This website is misleading!

I built my website to help me reach my audience — for speaking, coaching, and writing. I hope the site conveys that.

Here’s the thing: I’m not doing that any more.

I have surrendered wanting to be a professional speaker. Having valuable information to share is absolutely no assurance of success.

I am not pursuing coaching clients, and for today, would probably not take one on.

Check the date stamps on my blog, and you can see how much I’ve been writing.

So why does my website still say that stuff?

Please, leave a comment

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One of the reasons I upgraded my website software recently was to make commenting easier. You now can comment using a Facebook login, so you no longer need to log into this site. If you prefer, or if you don't have a Facebook account, you no longer need my intervention to see your pearls in print.

I wish I'd been able to accomplish those changes much sooner than I did, but at least they're done now.

So please, please come back often to read, and, when you feel like it, react. 


A few changes here

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Hi, friends.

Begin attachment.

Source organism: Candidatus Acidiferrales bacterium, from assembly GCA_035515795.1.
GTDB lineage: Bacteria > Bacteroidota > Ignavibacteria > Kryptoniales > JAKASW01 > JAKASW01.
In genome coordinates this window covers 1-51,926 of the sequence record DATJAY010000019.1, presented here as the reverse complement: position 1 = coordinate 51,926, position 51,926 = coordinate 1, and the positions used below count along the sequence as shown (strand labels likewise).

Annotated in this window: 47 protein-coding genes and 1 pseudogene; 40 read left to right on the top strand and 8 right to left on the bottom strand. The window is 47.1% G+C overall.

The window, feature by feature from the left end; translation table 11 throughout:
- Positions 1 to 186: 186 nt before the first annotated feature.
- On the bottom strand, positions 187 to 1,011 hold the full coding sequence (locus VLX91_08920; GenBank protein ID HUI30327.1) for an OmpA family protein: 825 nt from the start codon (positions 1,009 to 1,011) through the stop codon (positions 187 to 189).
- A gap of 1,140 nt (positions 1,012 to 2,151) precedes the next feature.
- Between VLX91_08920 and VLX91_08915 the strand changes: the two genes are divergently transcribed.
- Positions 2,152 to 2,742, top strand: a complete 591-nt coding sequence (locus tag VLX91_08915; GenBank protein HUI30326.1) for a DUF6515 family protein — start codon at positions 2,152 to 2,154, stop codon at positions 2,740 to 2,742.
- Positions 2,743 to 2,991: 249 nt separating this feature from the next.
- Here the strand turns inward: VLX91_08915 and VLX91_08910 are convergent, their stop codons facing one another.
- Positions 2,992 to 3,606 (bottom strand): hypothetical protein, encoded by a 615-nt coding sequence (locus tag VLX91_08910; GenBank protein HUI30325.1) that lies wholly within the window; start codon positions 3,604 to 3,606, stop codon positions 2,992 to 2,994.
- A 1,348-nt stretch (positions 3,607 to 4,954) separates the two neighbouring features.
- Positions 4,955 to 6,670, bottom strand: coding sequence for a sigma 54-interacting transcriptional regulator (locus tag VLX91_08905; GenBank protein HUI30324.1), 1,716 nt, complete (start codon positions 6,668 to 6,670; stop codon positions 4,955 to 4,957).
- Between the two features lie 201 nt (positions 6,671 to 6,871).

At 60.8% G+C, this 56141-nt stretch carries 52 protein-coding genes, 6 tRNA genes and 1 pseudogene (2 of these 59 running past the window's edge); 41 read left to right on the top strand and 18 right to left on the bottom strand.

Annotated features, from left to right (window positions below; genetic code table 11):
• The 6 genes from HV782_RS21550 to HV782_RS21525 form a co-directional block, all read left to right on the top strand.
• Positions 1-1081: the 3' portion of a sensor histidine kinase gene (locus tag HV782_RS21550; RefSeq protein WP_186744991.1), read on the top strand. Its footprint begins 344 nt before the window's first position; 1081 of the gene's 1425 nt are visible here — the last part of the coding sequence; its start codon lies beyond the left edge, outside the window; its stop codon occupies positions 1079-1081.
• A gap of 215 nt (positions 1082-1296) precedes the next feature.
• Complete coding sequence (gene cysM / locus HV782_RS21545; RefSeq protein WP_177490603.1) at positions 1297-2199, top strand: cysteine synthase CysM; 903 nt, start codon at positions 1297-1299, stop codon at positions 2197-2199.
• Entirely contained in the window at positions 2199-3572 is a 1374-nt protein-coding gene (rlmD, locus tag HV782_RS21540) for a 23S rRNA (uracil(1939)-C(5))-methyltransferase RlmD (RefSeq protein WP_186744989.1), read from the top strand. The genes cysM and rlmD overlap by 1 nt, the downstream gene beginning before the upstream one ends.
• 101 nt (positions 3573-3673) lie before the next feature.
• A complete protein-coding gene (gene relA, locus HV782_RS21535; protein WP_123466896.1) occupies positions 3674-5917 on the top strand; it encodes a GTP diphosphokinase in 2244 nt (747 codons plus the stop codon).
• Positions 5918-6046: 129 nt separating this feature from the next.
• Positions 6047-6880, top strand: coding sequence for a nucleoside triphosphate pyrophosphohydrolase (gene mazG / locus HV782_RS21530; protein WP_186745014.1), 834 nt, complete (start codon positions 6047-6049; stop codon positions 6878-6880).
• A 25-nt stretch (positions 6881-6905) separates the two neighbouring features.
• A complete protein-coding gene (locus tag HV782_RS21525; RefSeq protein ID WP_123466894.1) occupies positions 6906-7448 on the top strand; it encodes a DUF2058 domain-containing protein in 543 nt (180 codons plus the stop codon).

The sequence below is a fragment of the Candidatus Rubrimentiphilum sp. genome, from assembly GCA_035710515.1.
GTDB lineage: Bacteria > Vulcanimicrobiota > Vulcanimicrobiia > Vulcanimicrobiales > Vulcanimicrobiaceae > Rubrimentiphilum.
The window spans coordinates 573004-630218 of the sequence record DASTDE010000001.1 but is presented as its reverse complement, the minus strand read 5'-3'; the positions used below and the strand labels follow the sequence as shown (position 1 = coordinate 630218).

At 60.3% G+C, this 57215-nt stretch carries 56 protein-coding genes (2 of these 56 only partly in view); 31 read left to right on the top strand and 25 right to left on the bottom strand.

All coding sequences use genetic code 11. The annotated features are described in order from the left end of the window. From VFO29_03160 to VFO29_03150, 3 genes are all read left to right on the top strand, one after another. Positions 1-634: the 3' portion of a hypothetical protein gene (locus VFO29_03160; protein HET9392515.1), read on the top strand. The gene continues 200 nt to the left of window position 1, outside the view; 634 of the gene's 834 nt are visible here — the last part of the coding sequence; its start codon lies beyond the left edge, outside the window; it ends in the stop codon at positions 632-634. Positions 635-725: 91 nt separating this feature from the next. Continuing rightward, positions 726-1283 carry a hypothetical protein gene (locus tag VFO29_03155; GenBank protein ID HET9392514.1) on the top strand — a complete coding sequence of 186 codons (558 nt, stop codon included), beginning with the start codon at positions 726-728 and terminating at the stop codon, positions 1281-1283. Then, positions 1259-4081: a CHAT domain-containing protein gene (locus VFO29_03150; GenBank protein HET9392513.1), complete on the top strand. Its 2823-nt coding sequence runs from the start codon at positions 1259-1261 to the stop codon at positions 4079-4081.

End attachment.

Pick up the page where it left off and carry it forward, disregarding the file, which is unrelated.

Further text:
Just wanted to point out a few small changes to the site, underwritten by the move from Drupal 5 to Drupal 6 — just as all the hip kids (or is that the nerdy ones?) — are going from Drupal 6 to Drupal 7. (Drupal is an open-source content-management system and blogging platform.)

Rosenbaum blogs

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Unreservedly, one of the voices I respect most on issues of sustainability as it regards buildings is Marc Rosenbaum, a curious mix of wonk and Luddite. (When he announced that he'd started a blog, he assured his correspondents that he still didn't have a cell phone.)

But he does now have a blog, detailing his move to Martha's Vineyard and new housing, and how he is approaching the retrofit. These are adventures I'm eager to follow — and how I wish I could include Thriving On Low Carbon in my blog reader, but he appears not to be set up for that.

So here's the address.

Rudd Center blog discusses "FBTM"

The Rudd Center for Food Policy and Obesity at Yale is possibly the foremost entity for research and advocacy into the issues embedded within its name. Regular readers will know that I've been seeking to illuminate a report it released less than a month ago on the marketing of junk food to kids, strictly because I believe in their mission, and their information.

"A beautiful, glorious story..."

To be fair, when Cherrie Herrin-Michehl, a therapist in Seattle, wrote the phrase of the headline in her post about "Fat Boy Thin Man," she was speaking more about the details of my story, rather than my telling of it.

That's an important distinction: A joke, for example, can be really funny but can still be ruined by the jokester. My opinion is that "FBTM" has both, but as the author, I'd better think so, no? I hope you'll investigate for yourself, of course. 


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